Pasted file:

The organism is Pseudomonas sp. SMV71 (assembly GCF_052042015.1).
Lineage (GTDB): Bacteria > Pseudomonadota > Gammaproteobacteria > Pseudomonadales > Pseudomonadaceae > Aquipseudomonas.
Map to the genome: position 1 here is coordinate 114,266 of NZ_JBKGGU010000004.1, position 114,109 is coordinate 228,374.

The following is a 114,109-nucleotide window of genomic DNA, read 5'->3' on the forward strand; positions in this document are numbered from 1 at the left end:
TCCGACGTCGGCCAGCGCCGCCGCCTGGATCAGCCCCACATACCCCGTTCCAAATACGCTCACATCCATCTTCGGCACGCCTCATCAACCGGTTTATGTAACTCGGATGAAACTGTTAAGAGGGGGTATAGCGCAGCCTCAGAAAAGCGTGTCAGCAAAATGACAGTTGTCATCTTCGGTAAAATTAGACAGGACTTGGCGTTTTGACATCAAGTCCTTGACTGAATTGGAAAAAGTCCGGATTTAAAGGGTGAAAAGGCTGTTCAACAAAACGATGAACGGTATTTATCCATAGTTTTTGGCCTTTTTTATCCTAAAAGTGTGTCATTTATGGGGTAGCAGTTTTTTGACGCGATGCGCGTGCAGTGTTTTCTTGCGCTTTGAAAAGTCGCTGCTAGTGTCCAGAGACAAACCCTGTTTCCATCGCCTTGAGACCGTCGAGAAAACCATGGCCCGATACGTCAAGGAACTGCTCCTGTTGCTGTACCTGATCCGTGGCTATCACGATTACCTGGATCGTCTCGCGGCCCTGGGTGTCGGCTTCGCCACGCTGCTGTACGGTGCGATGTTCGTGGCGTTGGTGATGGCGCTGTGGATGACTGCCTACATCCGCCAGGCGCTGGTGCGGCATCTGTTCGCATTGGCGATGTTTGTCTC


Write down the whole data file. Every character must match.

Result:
The organism is Pseudomonas sp. SMV71 (assembly GCF_052042015.1).
Lineage (GTDB): Bacteria > Pseudomonadota > Gammaproteobacteria > Pseudomonadales > Pseudomonadaceae > Aquipseudomonas.
Map to the genome: position 1 here is coordinate 114,266 of NZ_JBKGGU010000004.1, position 114,109 is coordinate 228,374.

The following is a 114,109-nucleotide window of genomic DNA, read 5'->3' on the forward strand; positions in this document are numbered from 1 at the left end:
TCCGACGTCGGCCAGCGCCGCCGCCTGGATCAGCCCCACATACCCCGTTCCAAATACGCTCACATCCATCTTCGGCACGCCTCATCAACCGGTTTATGTAACTCGGATGAAACTGTTAAGAGGGGGTATAGCGCAGCCTCAGAAAAGCGTGTCAGCAAAATGACAGTTGTCATCTTCGGTAAAATTAGACAGGACTTGGCGTTTTGACATCAAGTCCTTGACTGAATTGGAAAAAGTCCGGATTTAAAGGGTGAAAAGGCTGTTCAACAAAACGATGAACGGTATTTATCCATAGTTTTTGGCCTTTTTTATCCTAAAAGTGTGTCATTTATGGGGTAGCAGTTTTTTGACGCGATGCGCGTGCAGTGTTTTCTTGCGCTTTGAAAAGTCGCTGCTAGTGTCCAGAGACAAACCCTGTTTCCATCGCCTTGAGACCGTCGAGAAAACCATGGCCCGATACGTCAAGGAACTGCTCCTGTTGCTGTACCTGATCCGTGGCTATCACGATTACCTGGATCGTCTCGCGGCCCTGGGTGTCGGCTTCGCCACGCTGCTGTACGGTGCGATGTTCGTGGCGTTGGTGATGGCGCTGTGGATGACTGCCTACATCCGCCAGGCGCTGGTGCGGCATCTGTTCGCATTGGCGATGTTTGTCTC